These amendments require the Fair Work Ombudsman to apply to the AAT for a notice to compel a person for questioning; require the AAT to be satisfied that there are reasonable grounds to believe the person has relevant information and that other methods of obtaining that information have been unsuccessful or are not appropriate; and give the Commonwealth Ombudsman review and reporting responsibilities. They will ensure the coercive powers are used only for the intended purpose: to facilitate investigations into the exploitation of vulnerable workers, specifically the underpayment of their wages and entitlements.

In relation to our concerns, we have got some legitimate reasons to be raising this. Remember when the ABCC was introduced, and the ABCC under the act that passed parliament had responsibility to ensure that it behaved appropriately and fairly and that it dealt with issues of exploitation and breaches of the act in relation to workers, their wages and their entitlements. I asked a question on this issue to the Department of Employment—I asked the question on 30 May 2017, on proof Hansard page 107—and I received a response in relation to the question. I asked Mr Hadgkiss—it was about a mandate from parliament—and he said, 'When I took over, it was what the government of the day directed me.' So I said, 'When you took over—the mandate not to deal?' Mr Hadgkiss interrupted and said, 'To concentrate on what was termed core business.' I'm sure senators are aware of this debate. So I said, 'So the mandate came from the government, not you?' And Mr Hadgkiss said, 'It was a direction from the minister of the day—yes.' I said, 'That was Minister Abetz wasn't it?' Mr Hadgkiss said, 'Yes,' then I said, 'Was that a written direction?' He said, 'I'll take it on notice.' I asked for him to provide copies of the written direction. And, I received an answer to that question and the answer was this: 'On 12 November 2013, the director of Fair Work Building and Construction—FWBC—and the Fair Work Ombudsman received an email from the Office of the Senator the Hon. Eric Abetz—the then Minister for Employment—advising that the Prime Minister had requested that wages compliance functions held by the FWBC be transferred to the Fair Work Ombudsman. The email advised that the Minister for Employment would write to the Fair Work Building Commission director and the Fair Work Ombudsman to formally request this transfer of functions occur. A copy of the email is attached.' There's an email—who it's from is redacted—but it was sent to Mr Nigel Hadgkiss, and it's headlined 'sensitive'. I'm not surprised. It says: 'Dear director and ombudsman, the minister has received correspondence this morning from the Prime Minister asking that wages compliance functions held by the FWBC be transferred to the Fair Work Ombudsman as a matter of urgency.' It says: 'We have asked for this to occur in the past, but given the PM's interest in this, the minister has asked that this be advanced as rapidly as possible. Minister Abetz will write to you both later today/tonight formally requesting this to occur as a high priority. Happy to discuss.' It's signed by one of Senator Abetz's advisers—and that name is redacted.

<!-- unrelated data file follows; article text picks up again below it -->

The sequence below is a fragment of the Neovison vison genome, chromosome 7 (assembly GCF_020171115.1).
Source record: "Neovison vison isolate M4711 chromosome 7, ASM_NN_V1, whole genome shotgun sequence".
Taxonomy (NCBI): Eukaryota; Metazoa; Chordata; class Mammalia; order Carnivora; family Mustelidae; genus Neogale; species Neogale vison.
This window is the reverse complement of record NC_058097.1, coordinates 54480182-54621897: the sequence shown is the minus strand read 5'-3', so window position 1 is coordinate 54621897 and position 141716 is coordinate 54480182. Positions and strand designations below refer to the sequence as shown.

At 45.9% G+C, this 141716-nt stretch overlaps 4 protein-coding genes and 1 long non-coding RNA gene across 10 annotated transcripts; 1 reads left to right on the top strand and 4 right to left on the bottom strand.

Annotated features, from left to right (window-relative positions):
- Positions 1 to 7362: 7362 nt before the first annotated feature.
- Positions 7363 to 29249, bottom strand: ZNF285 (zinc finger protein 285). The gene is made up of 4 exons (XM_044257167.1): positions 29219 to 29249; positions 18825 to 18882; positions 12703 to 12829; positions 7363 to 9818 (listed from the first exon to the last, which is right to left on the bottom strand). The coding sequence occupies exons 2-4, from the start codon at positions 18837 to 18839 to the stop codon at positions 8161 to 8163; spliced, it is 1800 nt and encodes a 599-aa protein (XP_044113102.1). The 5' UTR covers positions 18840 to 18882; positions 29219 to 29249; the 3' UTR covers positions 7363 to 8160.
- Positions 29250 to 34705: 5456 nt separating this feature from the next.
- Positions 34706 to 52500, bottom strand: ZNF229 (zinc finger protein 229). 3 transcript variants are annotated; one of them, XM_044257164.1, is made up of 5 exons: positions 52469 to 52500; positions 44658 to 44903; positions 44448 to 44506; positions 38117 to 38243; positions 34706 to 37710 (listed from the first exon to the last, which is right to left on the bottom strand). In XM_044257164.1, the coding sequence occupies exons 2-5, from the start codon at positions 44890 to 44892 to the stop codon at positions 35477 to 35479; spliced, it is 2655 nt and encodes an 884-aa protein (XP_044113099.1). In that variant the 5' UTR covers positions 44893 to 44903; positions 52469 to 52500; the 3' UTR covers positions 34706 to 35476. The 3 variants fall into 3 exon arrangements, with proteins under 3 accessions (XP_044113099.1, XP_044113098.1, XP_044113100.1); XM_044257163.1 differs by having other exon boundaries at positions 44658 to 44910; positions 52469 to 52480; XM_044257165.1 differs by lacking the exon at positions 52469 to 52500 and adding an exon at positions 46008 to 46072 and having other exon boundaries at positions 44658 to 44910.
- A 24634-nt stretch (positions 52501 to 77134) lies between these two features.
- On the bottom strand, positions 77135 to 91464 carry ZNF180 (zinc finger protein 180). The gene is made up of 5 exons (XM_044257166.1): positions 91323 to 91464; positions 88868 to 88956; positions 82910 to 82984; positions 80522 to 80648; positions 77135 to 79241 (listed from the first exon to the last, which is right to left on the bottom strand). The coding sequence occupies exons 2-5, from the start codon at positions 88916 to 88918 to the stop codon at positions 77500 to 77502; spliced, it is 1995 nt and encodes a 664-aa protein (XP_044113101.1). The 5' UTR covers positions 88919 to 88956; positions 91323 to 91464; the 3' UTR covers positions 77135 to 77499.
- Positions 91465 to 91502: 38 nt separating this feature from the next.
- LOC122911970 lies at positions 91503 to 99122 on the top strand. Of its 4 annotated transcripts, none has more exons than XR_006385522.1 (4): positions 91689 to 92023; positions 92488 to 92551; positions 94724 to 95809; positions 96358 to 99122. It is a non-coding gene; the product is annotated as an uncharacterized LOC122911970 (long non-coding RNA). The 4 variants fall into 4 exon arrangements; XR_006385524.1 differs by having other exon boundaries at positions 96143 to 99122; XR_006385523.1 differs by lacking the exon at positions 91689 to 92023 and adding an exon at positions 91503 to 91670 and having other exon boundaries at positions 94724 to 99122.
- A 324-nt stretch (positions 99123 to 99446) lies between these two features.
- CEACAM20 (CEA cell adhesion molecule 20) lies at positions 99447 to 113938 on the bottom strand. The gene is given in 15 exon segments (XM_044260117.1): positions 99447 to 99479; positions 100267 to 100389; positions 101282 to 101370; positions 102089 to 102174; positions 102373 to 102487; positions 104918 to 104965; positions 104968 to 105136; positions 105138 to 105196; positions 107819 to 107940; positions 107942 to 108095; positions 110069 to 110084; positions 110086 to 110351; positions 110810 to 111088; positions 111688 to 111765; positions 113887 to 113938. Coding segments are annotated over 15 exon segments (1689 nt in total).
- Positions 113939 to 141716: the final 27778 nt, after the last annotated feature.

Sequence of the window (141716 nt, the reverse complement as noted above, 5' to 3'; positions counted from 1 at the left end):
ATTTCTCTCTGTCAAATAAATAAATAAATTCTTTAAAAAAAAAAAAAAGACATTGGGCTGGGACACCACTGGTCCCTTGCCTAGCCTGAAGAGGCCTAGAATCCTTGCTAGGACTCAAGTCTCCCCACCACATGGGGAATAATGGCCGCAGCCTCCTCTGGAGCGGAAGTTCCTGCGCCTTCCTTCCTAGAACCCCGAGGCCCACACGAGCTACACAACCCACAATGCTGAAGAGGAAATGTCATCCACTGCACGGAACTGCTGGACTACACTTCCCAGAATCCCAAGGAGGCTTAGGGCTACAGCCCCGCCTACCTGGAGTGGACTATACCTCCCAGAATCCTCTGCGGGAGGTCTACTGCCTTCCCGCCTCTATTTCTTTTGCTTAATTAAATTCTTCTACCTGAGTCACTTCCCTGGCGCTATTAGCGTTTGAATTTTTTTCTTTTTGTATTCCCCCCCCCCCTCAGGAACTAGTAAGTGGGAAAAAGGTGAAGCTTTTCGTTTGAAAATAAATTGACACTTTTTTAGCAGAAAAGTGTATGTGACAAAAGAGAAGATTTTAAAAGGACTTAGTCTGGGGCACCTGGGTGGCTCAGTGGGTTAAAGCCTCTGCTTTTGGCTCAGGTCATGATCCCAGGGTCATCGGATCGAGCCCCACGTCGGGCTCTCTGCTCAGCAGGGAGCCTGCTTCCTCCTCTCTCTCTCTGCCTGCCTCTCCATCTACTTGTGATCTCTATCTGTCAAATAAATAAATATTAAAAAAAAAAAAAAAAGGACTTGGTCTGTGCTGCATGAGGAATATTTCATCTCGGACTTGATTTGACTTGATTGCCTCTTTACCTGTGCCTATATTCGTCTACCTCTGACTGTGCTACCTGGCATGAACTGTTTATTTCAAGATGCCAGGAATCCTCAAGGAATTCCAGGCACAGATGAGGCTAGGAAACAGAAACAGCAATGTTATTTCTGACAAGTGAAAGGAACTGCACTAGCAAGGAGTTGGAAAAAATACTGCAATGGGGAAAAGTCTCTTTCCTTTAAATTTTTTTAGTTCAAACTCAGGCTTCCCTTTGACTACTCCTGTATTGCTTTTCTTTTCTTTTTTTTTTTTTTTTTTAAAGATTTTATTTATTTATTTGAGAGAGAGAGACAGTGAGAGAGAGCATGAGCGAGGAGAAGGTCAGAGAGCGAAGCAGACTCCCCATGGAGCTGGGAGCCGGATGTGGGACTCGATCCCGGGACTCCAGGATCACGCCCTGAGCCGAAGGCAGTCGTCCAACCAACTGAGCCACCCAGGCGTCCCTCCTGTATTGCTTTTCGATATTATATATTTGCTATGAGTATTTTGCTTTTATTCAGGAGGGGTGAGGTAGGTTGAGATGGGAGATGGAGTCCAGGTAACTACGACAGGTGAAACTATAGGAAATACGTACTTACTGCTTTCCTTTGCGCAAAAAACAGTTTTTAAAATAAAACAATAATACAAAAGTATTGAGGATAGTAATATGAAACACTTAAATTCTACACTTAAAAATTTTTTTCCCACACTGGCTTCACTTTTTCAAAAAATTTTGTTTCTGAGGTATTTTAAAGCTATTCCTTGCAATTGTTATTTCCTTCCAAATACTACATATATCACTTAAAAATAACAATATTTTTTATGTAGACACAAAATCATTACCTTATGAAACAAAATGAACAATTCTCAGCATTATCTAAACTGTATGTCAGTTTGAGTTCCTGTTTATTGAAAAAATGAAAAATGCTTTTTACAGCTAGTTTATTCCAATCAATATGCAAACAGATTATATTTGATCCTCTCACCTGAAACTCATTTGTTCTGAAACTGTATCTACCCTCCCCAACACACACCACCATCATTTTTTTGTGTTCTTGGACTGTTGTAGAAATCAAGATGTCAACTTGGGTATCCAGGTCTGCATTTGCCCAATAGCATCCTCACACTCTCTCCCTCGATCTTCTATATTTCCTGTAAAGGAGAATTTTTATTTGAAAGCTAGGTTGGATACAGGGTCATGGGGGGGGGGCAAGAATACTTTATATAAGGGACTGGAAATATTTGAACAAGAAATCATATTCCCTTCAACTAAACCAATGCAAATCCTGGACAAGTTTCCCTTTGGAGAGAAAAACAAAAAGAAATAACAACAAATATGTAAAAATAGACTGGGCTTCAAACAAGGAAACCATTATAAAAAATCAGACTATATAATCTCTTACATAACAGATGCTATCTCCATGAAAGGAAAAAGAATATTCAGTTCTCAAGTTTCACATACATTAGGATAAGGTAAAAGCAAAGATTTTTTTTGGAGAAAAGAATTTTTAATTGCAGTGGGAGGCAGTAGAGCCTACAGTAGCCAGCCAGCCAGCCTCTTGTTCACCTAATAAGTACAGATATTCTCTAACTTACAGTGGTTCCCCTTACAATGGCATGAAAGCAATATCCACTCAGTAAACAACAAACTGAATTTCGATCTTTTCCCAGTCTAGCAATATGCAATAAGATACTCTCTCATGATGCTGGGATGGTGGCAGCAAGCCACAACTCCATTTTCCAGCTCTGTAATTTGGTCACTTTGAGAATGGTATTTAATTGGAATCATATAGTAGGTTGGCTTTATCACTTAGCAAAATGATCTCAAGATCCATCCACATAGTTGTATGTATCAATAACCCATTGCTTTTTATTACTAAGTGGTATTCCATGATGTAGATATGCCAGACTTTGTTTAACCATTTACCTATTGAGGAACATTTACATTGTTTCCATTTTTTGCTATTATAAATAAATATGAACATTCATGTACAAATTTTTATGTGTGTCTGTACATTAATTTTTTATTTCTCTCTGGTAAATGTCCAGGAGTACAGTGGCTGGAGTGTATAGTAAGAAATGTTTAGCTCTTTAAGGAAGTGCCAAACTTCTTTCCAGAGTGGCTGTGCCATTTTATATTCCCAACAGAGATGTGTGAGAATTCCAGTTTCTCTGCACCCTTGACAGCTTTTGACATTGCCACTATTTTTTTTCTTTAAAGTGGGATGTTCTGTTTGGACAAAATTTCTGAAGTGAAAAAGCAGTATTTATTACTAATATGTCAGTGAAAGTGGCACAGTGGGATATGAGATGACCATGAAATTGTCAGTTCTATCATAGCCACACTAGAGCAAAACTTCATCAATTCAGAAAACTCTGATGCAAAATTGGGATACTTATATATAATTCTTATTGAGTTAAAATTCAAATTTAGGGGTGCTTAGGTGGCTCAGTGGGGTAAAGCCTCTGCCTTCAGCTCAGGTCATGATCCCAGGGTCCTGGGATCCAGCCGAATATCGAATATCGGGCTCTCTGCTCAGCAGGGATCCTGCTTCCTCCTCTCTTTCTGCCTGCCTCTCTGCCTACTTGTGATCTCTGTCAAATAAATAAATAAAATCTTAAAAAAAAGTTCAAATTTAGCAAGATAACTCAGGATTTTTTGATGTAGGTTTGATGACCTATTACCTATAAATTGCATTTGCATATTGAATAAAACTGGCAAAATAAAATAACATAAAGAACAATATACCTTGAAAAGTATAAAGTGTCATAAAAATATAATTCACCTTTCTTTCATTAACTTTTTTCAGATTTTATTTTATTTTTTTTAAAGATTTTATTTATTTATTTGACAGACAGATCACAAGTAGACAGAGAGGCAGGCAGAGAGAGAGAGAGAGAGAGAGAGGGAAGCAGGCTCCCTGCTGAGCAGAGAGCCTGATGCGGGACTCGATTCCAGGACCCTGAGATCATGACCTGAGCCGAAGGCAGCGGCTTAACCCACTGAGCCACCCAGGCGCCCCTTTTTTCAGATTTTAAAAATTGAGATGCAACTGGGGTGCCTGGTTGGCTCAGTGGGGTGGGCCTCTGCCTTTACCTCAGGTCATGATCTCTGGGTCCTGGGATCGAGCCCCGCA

This goes exactly to the issue here. This coalition government is absolutely obsessed with the trade union movement in this country. The minister is particularly obsessed with the trade union movement in this country. The coalition moved bill after bill in this place to restrict the capacity of the trade union movement to operate effectively and fairly. The minister has continually attacked the trade union movement in this country. And we are concerned that, given the history of the coalition and this minister and their contempt for the legal rights of the trade union movement to operate effectively, this is simply another Trojan Horse to attack the wages and conditions of workers in this country.